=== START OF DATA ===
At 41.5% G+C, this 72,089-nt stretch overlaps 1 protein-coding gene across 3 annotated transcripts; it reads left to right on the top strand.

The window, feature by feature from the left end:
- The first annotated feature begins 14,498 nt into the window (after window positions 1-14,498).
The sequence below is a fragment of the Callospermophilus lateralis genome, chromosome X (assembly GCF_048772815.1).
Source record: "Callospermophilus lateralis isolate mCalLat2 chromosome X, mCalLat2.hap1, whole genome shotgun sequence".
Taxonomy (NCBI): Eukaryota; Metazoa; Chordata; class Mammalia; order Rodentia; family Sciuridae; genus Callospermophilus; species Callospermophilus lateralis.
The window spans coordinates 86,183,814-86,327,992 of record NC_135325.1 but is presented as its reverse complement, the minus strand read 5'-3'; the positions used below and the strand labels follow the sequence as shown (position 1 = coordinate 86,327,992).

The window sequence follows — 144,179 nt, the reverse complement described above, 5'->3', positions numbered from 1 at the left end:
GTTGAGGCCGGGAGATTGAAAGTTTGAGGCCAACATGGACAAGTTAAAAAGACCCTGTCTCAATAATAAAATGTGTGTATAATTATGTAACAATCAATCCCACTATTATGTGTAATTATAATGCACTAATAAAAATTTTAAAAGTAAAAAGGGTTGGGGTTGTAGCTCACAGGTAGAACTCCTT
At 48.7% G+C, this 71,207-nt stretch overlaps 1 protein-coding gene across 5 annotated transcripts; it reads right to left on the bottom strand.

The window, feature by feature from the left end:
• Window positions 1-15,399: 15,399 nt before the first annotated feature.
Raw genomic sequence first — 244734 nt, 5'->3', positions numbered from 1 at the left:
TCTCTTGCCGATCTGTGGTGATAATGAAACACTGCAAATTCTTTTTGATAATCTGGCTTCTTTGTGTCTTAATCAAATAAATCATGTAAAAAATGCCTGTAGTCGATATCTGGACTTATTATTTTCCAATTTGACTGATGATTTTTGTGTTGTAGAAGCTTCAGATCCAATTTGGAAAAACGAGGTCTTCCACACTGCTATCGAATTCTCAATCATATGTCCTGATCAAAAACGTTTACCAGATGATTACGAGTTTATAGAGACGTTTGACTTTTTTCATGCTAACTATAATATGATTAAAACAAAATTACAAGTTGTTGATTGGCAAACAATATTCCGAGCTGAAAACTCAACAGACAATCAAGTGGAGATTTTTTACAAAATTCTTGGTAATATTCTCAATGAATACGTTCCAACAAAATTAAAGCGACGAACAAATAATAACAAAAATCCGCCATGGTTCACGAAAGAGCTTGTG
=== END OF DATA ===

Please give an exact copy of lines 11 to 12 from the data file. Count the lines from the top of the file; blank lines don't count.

The window, feature by feature from the left end:
• Window positions 1-15,399: 15,399 nt before the first annotated feature.